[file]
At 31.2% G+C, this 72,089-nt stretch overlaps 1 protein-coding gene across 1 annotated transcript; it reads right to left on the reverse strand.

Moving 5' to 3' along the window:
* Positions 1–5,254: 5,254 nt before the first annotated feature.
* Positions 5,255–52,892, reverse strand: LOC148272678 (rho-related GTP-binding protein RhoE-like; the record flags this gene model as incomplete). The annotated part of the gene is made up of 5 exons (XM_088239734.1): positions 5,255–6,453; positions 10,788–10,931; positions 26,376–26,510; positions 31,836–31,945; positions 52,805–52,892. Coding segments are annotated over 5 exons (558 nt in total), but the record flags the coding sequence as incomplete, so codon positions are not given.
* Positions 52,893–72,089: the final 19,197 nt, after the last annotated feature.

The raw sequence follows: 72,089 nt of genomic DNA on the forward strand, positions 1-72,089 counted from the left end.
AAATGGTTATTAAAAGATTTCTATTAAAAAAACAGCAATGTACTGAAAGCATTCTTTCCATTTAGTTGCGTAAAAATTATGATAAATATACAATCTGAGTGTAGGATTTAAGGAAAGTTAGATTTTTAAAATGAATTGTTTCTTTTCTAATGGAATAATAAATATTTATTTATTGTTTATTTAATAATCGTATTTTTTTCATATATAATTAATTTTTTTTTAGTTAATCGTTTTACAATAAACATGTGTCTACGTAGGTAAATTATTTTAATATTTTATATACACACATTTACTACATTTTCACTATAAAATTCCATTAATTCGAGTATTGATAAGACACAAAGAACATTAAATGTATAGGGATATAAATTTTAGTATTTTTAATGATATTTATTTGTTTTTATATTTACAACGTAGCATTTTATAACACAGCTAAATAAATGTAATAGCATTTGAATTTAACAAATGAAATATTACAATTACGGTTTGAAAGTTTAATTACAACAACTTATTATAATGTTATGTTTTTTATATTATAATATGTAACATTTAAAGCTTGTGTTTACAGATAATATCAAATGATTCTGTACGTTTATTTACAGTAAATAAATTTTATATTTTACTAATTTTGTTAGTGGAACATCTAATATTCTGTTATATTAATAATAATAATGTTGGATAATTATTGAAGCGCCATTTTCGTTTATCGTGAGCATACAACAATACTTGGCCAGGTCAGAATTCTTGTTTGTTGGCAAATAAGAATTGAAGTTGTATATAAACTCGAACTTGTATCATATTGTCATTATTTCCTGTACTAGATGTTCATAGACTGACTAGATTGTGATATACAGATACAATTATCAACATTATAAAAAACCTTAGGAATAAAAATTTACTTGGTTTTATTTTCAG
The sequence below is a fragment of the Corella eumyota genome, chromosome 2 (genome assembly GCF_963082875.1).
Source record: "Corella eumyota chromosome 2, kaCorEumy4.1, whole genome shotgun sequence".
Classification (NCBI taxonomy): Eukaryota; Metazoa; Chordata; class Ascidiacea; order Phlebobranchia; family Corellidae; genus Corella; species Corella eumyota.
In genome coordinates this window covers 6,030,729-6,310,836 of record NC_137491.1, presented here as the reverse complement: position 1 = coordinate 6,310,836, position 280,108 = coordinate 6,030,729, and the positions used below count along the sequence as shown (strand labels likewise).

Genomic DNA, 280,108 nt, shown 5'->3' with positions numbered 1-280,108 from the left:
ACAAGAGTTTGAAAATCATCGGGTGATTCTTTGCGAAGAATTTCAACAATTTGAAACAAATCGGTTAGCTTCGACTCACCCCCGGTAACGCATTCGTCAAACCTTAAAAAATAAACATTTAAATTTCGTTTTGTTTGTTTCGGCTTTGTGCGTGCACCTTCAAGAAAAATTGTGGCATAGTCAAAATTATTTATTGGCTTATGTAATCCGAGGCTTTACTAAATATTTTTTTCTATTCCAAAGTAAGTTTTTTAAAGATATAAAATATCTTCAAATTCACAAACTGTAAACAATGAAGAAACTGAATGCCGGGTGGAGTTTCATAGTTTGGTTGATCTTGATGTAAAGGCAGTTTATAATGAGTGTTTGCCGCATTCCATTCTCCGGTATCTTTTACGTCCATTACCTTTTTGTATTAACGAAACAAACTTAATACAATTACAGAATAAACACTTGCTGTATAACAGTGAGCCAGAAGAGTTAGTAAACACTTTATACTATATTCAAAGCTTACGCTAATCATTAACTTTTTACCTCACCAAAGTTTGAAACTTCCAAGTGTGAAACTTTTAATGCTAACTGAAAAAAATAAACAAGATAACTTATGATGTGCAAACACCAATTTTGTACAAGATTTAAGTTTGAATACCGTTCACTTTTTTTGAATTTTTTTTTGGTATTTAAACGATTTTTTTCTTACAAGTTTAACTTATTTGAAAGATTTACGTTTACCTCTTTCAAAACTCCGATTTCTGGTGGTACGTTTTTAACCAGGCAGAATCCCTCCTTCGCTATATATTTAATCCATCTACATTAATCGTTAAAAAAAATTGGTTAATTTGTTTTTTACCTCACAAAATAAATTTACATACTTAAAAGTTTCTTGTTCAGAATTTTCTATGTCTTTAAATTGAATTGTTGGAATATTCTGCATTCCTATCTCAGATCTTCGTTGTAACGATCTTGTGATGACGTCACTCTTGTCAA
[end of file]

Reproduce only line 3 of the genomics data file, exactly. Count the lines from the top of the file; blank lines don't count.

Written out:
* Positions 1–5,254: 5,254 nt before the first annotated feature.